Friday, October 29, 2010

FMA papers Part V

Synthetic shortImage via Wikipedia
Some more papers from last week's FMA conference.  

Shorts:  Gundy, Lim, and Verwijmeren give a fascinating analysis of whether option markets allow market participants to get around short sale bans.  The short answer is NO.  This is likely because many who sell the puts, hedge their risk by shorting the stock.  When the short is disallowed, the put contract volume for shares of firms on the "do not short" list also falls.  This leades to more "mispricing" in option markets as well.  Very interesting.

Is it time to change fund managers?  If you do, you can expect cash outflows even if performance increases.   So you better think twice.  Robeco, Lansdorp and Verbeek examine fund flows following the replacement of a money manager.  They find that net flows are negative following the replacement even though on average the fund performs better (which may be caused by mean reversion?)  Surprisingly this is more pronounced for institutional funds than retail funds.  Why?  Good question.  Maybe the new manager does not fit the style the investor desires?  Or maybe people just do not like change.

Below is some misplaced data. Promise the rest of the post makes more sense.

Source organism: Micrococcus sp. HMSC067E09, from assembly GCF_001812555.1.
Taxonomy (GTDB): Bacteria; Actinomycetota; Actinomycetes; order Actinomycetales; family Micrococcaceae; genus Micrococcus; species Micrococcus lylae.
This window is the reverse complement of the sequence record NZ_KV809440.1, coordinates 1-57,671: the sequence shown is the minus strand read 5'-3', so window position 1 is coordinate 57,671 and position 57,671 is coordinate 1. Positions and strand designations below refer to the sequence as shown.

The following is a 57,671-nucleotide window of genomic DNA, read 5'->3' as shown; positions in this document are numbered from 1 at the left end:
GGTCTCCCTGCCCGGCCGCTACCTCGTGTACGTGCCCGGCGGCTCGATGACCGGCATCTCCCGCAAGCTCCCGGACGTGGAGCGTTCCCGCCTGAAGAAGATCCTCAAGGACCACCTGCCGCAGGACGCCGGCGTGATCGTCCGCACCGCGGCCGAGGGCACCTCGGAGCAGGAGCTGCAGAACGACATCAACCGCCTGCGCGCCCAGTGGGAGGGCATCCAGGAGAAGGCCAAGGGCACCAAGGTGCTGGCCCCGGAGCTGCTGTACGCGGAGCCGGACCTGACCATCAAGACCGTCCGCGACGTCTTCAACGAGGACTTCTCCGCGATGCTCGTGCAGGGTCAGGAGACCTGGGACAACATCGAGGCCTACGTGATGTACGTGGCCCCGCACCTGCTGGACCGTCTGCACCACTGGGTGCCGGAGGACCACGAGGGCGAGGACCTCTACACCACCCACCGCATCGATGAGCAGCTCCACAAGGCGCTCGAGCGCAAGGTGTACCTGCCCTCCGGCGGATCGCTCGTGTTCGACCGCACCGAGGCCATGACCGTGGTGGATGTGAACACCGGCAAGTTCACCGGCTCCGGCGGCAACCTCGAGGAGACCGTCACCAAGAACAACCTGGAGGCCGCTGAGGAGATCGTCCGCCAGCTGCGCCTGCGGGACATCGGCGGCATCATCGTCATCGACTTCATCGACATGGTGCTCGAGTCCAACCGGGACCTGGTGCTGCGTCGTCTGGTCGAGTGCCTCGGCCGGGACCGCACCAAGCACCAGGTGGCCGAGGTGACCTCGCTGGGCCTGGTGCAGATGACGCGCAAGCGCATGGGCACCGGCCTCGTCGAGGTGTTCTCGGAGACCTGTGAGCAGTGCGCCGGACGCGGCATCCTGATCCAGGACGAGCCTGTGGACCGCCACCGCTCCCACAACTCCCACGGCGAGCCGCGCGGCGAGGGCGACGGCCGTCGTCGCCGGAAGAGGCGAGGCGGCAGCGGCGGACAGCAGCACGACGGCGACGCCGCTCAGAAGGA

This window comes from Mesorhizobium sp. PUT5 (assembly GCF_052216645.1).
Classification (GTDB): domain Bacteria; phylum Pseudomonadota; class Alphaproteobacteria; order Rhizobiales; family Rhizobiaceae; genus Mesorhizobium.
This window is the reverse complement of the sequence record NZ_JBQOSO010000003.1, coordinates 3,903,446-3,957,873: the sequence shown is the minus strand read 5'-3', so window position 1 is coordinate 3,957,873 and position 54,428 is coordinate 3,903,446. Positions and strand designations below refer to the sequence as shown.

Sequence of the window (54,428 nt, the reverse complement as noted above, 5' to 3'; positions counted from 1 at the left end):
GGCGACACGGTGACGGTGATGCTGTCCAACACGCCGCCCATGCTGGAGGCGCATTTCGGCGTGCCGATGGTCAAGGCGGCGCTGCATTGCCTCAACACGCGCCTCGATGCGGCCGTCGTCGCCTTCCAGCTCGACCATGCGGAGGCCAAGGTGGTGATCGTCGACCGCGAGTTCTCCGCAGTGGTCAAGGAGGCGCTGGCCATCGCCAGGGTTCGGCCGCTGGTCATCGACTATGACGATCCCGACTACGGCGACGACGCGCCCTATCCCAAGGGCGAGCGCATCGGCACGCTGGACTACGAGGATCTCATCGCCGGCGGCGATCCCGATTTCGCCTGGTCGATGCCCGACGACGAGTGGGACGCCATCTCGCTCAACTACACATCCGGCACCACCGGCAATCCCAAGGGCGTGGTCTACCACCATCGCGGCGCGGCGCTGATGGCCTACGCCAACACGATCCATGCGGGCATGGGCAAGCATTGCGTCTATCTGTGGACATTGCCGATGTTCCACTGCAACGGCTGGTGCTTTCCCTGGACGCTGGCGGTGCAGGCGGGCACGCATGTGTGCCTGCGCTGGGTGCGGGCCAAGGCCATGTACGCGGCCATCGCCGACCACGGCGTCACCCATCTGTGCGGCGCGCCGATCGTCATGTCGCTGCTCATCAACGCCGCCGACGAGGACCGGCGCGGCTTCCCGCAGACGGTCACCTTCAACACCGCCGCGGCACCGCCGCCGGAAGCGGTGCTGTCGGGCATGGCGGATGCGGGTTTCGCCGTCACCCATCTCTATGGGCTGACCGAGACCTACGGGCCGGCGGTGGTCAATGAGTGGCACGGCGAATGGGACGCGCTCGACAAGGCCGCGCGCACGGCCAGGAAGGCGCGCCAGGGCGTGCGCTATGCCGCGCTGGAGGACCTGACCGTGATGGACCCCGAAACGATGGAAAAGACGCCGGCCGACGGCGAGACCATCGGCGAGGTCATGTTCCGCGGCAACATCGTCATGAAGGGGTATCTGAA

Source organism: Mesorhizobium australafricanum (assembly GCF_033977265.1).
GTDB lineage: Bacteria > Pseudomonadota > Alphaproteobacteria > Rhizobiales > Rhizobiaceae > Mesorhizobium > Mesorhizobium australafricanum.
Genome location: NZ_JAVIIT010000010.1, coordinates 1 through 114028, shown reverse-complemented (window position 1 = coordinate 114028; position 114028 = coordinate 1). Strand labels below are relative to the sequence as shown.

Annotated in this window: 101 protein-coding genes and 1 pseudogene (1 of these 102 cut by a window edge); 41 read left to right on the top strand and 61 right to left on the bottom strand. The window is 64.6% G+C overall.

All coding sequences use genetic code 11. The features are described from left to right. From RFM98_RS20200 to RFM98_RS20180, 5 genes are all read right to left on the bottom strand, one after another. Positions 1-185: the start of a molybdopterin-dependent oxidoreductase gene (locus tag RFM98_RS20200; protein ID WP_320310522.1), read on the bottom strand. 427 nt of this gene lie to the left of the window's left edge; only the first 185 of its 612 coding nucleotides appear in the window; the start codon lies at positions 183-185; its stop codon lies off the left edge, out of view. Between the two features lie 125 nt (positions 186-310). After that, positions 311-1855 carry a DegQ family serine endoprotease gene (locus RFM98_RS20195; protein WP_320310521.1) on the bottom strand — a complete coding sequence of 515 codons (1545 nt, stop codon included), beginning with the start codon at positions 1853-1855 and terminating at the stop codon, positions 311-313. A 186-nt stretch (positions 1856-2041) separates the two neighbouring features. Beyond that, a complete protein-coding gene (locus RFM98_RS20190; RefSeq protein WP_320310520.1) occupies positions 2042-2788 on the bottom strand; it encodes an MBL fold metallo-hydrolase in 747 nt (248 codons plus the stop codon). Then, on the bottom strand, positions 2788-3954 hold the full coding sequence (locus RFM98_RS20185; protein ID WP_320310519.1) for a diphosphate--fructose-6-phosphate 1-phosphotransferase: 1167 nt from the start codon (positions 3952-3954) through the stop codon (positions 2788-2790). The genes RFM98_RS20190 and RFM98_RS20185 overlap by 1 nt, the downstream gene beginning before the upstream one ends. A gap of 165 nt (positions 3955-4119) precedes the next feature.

Financial flexibility is valuable.  That is the key finding from a paper by Clark who confirms the long-held view (just ask any manager) that having the ability to raise new money quickly (debt issuance) is an important benefit.   This helps to explain the supposed "under leverage" issues that we often see in Capital Structure models.

So you are on the board of a firm that allowed backdating.  You also sit on other boards.  You notice  that fewer shareholders are supporting you.  You are not alone. Ertimur, Ferri, and Maber find that investors "punish" Board Members of firms for transgressions done at the past at other firms by withholding votes.  This is shownby looking at baord members of firms that allowed backdating, and then looking at shareholder voting for or against those baord members at other firms.  The authors find "the percentage of votes withheld from directors at backdating firms is twice the percentage withheld from their counterparts at non-backdating firms. This voting penalty is more pronounced for directors sitting on the compensation committee (CC)...."

previous FMA article posts:
Part 1
Part 2
Part 3
Part 4

1 comment:

Richard Warr said...

Great summary of articles. Thanks for posting.